Featuring work by academics and poets, the book examines four elements of Indigenous poetics. First, it explores the poetics of memory: collective memory, the persistence of Indigenous poetic consciousness, and the relationships that enable the Indigenous storytelling process. The book then explores the poetics of performance: Indigenous poetics exist both in written form and in relation to an audience. Third, in an examination of the poetics of place and space, the book considers contemporary Indigenous poetry and classical Indigenous narratives. Finally, in a section on the poetics of medicine, contributors articulate the healing and restorative power of Indigenous poetry and narratives.

Awards

  • Winner, ACQL Gabrielle Roy Prize for Literary Criticism 2014

Reviews

``Conversations about Indigenous literatures will be forever enriched by this stunning new collection. Here, the leading voices in Indigenous literary studies draw upon deep currents of inspiration—both ancient and contemporary—as they reflect upon and powerfully perform the act of re-making the world through language. Joyful, humbling, and wonderfully diverse, Indigenous Poetics in Canada welcomes readers and writers into a re-indigenized rhetorical landscape-and I cannot wait to see what takes place there.''

- Keavy Martin, Department of English and Film, University of Alberta; author of Stories in a New Skin: Approaches to Inuit Literature (2012)

``Indigenous Poetics in Canada is that rare book of scholarship that speaks to the heart and spirit as well as the mind. The selections in this collection offer powerful individual and collective insight into the ways that diverse traditions of Indigenous poetics animate our imaginative possibilities and extend our cultural understandings across time, space, and difference. To study Indigenous poetics is to be forcefully reminded of both our historical traditions and their continuing significance, and the poets, writers, scholars, and story-makers featured in this volume are among the most eloquent and insightful voices on the topic today. This is a transformative intervention in Indigenous literary studies as well as the broader canon of Canadian literature, reminding us that questions of aesthetics are always in dynamic relationship with the lived experience of our politicized imaginations in the world.''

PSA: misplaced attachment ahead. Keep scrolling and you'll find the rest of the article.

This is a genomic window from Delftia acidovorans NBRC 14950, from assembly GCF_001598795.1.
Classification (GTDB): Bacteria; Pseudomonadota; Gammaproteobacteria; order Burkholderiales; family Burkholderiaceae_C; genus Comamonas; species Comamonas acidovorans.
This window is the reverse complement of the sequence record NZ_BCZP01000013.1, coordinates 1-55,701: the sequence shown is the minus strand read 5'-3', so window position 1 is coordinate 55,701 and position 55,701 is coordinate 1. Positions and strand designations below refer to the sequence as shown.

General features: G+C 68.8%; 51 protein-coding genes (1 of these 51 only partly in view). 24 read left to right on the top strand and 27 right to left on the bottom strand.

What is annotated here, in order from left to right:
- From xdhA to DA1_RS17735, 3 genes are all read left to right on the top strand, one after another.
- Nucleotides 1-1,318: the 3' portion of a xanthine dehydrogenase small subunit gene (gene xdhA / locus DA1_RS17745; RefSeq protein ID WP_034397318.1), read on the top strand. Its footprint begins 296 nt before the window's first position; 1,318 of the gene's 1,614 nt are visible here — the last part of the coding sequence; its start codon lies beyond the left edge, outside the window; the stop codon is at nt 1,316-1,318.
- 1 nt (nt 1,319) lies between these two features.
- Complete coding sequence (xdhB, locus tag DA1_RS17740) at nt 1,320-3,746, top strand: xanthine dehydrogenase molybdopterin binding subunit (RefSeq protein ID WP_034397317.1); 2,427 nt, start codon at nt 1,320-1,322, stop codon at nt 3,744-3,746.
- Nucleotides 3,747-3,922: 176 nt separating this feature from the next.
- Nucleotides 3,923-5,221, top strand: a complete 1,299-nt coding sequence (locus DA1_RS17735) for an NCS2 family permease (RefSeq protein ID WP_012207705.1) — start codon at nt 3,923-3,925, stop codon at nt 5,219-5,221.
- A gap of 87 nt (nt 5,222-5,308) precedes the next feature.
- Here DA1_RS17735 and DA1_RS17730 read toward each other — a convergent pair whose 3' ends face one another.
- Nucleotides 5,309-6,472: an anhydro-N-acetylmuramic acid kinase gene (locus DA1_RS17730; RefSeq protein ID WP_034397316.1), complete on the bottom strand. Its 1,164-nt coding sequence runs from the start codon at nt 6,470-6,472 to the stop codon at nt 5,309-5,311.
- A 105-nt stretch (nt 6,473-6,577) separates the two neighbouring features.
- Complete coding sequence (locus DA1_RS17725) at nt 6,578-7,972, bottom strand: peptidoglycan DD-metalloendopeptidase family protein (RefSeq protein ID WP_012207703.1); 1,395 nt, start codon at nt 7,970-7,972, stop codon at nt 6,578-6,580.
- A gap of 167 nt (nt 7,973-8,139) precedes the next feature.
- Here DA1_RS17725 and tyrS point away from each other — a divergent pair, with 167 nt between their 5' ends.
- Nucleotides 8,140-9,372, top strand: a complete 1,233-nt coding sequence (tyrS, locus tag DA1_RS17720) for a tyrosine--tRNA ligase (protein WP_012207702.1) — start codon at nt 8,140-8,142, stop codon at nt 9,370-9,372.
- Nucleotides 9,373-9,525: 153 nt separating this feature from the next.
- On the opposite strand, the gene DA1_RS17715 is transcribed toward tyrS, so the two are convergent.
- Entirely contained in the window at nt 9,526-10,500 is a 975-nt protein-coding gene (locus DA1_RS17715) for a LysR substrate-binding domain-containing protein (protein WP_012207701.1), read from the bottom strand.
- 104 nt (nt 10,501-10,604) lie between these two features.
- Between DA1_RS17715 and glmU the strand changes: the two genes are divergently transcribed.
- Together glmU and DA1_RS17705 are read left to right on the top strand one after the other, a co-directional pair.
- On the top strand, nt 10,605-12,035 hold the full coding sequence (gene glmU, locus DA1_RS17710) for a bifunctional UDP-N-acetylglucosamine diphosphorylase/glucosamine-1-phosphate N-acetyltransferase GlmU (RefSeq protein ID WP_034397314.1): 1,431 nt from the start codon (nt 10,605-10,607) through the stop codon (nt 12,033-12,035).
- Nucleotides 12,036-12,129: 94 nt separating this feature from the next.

- Daniel Heath Justice (Cherokee Nation), Canada Research Chair in Indigenous Literature and Expressive Culture, University of British Columbia

``In a fine introduction, McLeod does an admirable job of framing the essays and interviews to come while giving readers less familiar with indigenous poetics insight into some of the tropes and rhetorical strategies practitioners use, including kiskino (‘things...pointed to, but never completely articulated’), kakêskihkêmowina (‘counselling narratives’), and aniskwâcimopicikêwin (‘the process of connecting stories together’). That this collection exists is at once a challenge to the white publishing world that has long refused to recognize indigenous poetic practices as ‘poetry’ and a testament to the health and vibrancy of the living word of indigenous consciousness.... Summing up: Highly recommended.''

- B. Carson, Choice, December 2014